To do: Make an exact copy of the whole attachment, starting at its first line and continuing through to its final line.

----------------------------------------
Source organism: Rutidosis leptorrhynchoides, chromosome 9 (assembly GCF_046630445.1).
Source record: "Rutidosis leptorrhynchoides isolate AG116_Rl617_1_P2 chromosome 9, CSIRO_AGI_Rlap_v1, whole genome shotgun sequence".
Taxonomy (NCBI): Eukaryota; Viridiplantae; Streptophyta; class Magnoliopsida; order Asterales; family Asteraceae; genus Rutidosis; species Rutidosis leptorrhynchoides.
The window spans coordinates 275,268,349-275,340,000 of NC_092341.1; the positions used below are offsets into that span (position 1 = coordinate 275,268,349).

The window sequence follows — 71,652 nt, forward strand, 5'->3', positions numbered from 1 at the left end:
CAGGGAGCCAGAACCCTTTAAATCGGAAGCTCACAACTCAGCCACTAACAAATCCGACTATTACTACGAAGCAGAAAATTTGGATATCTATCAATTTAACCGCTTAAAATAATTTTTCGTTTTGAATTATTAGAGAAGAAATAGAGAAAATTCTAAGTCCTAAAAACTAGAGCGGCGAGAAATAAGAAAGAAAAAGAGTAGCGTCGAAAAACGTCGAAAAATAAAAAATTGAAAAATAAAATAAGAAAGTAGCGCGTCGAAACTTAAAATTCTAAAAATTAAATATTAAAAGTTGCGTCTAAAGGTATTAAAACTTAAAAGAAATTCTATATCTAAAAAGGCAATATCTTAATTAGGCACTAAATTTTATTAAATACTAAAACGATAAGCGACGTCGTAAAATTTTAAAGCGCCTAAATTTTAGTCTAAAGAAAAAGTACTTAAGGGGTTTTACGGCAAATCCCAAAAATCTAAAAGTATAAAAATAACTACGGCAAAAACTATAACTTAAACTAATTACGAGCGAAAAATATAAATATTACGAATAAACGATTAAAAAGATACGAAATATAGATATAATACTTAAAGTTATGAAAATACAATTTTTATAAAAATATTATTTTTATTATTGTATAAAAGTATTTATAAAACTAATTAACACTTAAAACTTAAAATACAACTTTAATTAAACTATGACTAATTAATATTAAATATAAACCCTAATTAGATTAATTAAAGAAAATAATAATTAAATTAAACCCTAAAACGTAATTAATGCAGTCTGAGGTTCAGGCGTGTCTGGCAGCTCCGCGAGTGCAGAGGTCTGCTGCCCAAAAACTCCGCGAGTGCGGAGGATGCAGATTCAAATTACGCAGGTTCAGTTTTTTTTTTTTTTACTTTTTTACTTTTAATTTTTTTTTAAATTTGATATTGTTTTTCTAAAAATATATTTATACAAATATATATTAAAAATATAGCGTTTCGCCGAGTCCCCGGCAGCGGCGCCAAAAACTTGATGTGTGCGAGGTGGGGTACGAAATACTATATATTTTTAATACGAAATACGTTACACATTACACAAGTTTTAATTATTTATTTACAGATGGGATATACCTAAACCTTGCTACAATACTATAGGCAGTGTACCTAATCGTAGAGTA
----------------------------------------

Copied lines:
Source organism: Rutidosis leptorrhynchoides, chromosome 9 (assembly GCF_046630445.1).
Source record: "Rutidosis leptorrhynchoides isolate AG116_Rl617_1_P2 chromosome 9, CSIRO_AGI_Rlap_v1, whole genome shotgun sequence".
Taxonomy (NCBI): Eukaryota; Viridiplantae; Streptophyta; class Magnoliopsida; order Asterales; family Asteraceae; genus Rutidosis; species Rutidosis leptorrhynchoides.
The window spans coordinates 275,268,349-275,340,000 of NC_092341.1; the positions used below are offsets into that span (position 1 = coordinate 275,268,349).

The window sequence follows — 71,652 nt, forward strand, 5'->3', positions numbered from 1 at the left end:
CAGGGAGCCAGAACCCTTTAAATCGGAAGCTCACAACTCAGCCACTAACAAATCCGACTATTACTACGAAGCAGAAAATTTGGATATCTATCAATTTAACCGCTTAAAATAATTTTTCGTTTTGAATTATTAGAGAAGAAATAGAGAAAATTCTAAGTCCTAAAAACTAGAGCGGCGAGAAATAAGAAAGAAAAAGAGTAGCGTCGAAAAACGTCGAAAAATAAAAAATTGAAAAATAAAATAAGAAAGTAGCGCGTCGAAACTTAAAATTCTAAAAATTAAATATTAAAAGTTGCGTCTAAAGGTATTAAAACTTAAAAGAAATTCTATATCTAAAAAGGCAATATCTTAATTAGGCACTAAATTTTATTAAATACTAAAACGATAAGCGACGTCGTAAAATTTTAAAGCGCCTAAATTTTAGTCTAAAGAAAAAGTACTTAAGGGGTTTTACGGCAAATCCCAAAAATCTAAAAGTATAAAAATAACTACGGCAAAAACTATAACTTAAACTAATTACGAGCGAAAAATATAAATATTACGAATAAACGATTAAAAAGATACGAAATATAGATATAATACTTAAAGTTATGAAAATACAATTTTTATAAAAATATTATTTTTATTATTGTATAAAAGTATTTATAAAACTAATTAACACTTAAAACTTAAAATACAACTTTAATTAAACTATGACTAATTAATATTAAATATAAACCCTAATTAGATTAATTAAAGAAAATAATAATTAAATTAAACCCTAAAACGTAATTAATGCAGTCTGAGGTTCAGGCGTGTCTGGCAGCTCCGCGAGTGCAGAGGTCTGCTGCCCAAAAACTCCGCGAGTGCGGAGGATGCAGATTCAAATTACGCAGGTTCAGTTTTTTTTTTTTTTACTTTTTTACTTTTAATTTTTTTTTAAATTTGATATTGTTTTTCTAAAAATATATTTATACAAATATATATTAAAAATATAGCGTTTCGCCGAGTCCCCGGCAGCGGCGCCAAAAACTTGATGTGTGCGAGGTGGGGTACGAAATACTATATATTTTTAATACGAAATACGTTACACATTACACAAGTTTTAATTATTTATTTACAGATGGGATATACCTAAACCTTGCTACAATACTATAGGCAGTGTACCTAATCGTAGAGTA